$26 Fire Ladder

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About: If you think I am funny here try my twitter @BaconPuppets

So my neighbor had a little problem yesterday and it made me think about how trapped I would be if there was a fire anywhere in my house..... and how high up my windows are in my bedroom. I sleep at the end of a long hall that is pretty much attached to every room in the house. Time to make a ladder.

Step 1: Materials

Get 100 feet of 3/8th inch rope and a ten foot length of 3/4 inch electrical conduit. You will need some way to cut the pipe and de-burr it. Standard safety gear as well. Gloves, ear plugs, safety glasses, dust mask, steel toes.

Step 2: Prep Pipe

Cut one foot sections, de-burr and sand the pipe ends. Wear gloves for this for sure. Especially sanding. These are razor sharp!

Step 3: Wash Pipe Sections

Don't tell my wife I did this!

Step 4: Find the Middle of Your 100 Foot Rope.

Simple knot. Leave a loop. This knot doesn't look like much but there is no way to screw it up and it can only get tighter.

Step 5: Measure the Top End

You'll want to leave enough up top so the rungs are outside when you put it out the window. If your wife walks in on you with an armful of rope in the bedroom wiggle your eyebrows suggestively till she leaves or smiles.

Step 6: First Rung

Put one end of the rope thru one way and the other the other way.

Step 7: Knot It

On each side where the rope exits the pipe make a loop, tie the simple knot, and tighten it leaving one foot of rope between the rungs.

Step 8: More Rungs

Use the unused rungs as spacers to measure the next rung.

Step 9: Repeat

Keep going till your ladder is finished. Finish the bottom with a simple knot. Tape and cut off the extra.

Step 10: Find a Stud

You can use a magnet to find a couple screws to see which way the studs go.

Step 11: Kiss Your Damage Deposit Goodbye!

So $13 for the rope, $13 for the length of pipe and a couple hours of my time. It will holds my weight and even if it doesn't better to be on my ass on the lawn than trapped in my room. This ladder will only function in one direction so securing it's top to the wall before you need it is a good idea. That and I just saw a house almost the same as mine turn into a flaming shell in about ten minutes so faster is better in this case. I hope you find this useful. And I hope you never need this.

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    28 Discussions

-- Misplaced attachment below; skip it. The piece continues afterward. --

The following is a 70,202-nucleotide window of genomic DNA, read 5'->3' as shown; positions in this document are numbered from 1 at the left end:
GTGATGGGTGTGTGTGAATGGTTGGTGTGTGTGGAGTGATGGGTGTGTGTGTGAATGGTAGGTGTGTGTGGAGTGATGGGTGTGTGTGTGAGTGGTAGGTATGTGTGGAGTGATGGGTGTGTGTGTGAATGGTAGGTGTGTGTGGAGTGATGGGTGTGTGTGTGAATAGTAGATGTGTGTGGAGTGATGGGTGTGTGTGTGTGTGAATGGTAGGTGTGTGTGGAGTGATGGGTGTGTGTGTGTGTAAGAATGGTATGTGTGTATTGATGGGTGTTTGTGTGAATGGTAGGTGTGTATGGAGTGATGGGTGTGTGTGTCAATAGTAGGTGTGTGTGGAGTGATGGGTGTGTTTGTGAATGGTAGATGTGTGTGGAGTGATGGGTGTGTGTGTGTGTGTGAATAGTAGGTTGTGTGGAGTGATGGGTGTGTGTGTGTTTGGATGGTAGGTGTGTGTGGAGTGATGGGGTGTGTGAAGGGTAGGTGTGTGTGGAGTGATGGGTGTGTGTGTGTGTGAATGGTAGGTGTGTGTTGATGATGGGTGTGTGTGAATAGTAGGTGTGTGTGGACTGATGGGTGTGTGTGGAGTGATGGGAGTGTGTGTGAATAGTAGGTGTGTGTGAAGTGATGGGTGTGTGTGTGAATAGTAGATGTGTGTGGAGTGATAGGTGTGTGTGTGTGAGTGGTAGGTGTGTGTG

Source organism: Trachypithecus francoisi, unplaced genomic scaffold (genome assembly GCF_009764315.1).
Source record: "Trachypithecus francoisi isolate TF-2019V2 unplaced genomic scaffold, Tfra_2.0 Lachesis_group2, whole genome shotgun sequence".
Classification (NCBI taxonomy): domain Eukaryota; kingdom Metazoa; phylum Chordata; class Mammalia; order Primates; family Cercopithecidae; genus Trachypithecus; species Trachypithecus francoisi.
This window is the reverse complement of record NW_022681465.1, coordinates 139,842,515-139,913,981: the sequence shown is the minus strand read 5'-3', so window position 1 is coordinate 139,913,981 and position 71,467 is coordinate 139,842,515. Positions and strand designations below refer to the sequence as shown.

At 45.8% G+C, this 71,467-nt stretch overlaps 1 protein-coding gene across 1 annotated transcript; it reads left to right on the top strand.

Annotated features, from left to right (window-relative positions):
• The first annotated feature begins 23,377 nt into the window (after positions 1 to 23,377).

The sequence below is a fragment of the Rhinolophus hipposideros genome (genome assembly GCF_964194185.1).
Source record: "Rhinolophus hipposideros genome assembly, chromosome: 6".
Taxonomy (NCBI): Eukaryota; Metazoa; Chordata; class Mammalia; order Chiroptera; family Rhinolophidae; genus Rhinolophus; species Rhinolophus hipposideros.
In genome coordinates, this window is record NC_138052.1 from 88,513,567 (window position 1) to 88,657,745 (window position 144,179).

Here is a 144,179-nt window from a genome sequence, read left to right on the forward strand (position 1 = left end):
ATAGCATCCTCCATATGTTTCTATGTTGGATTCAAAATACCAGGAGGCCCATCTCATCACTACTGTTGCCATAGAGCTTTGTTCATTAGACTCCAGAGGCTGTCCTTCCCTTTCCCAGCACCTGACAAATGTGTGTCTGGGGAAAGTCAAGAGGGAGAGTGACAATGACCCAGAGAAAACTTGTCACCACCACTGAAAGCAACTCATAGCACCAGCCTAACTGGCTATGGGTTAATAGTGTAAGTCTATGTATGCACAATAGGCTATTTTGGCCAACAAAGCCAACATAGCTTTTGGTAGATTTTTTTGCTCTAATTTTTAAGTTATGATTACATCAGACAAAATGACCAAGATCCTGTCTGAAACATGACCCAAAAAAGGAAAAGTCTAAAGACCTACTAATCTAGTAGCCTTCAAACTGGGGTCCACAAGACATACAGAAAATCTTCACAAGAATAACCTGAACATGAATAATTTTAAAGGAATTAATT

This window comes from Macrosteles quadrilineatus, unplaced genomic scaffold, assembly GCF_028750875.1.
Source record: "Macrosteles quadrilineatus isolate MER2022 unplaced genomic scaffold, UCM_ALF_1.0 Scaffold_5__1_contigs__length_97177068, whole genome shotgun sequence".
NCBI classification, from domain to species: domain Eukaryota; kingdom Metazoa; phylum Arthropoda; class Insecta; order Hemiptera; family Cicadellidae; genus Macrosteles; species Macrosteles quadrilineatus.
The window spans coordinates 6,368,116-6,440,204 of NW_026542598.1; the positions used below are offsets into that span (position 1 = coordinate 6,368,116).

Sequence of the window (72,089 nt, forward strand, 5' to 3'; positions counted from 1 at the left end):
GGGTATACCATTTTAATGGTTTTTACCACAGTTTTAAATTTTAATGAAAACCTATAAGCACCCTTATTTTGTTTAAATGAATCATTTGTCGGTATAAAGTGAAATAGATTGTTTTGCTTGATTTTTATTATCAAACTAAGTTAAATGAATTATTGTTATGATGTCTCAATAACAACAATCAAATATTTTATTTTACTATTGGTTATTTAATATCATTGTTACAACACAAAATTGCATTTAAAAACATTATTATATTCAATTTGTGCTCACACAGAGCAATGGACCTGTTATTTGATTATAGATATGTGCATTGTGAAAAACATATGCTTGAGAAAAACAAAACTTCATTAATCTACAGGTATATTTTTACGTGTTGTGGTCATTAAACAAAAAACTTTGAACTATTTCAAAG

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    michaelg251

    10 days ago

    Please, under NO circumstances make this ladder. It is dangerous beyond comprehension. There are No pieces of hardware shown in this ible that are rated for this application. The eye screwed into the wall is a malleable type that now has a side load placed upon it. In all likelihood it will pull out of the wood stud after bending because it will just rip through the dry wall due to the angle of the load placed on it. The type of rope shown is totally unreliable and certainly NOT meant to hold the weight of a person despite what the rating on the package says.
    Raned: PLEASE do not attempt this for a 3 story escape mechanism. Purchase a wire rope ladder made by a reputable company for your own safety.
    I have worked in the rigging industry for over forty years as an installer, user and an inspector. Please trust my judgment on this one

    4 replies
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    keith_artmichaelg251

    Reply 4 days ago

    So many ifs and buts - if its constructed from unrated materials and fixings you might as well just jump from the window-ledge. To add to this [even when proper safety equipment is used] have your family, kids etc ever climbed down a rope ladder? In the dark, perhaps? While terrified? IS an extremely sharp learning curve REALLY 'peace of mind'? If you're frightened of fire [quite understandable] then make proper, safe arrangements, and know how to use them. Even lowering children with a bed-sheet rope 'could' be more reliable than this.

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    Peterthinkingkeith_art

    Reply 3 days ago

    This is for me to leave. All my kids have been insured and any house fire would be quite profitable for me.

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    Peterthinkingmichaelg251

    Reply 9 days ago

    Too late. I already made it and used it to crawl in and out of my house. That screw bolt held up just fine.

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    No1Optimistmichaelg251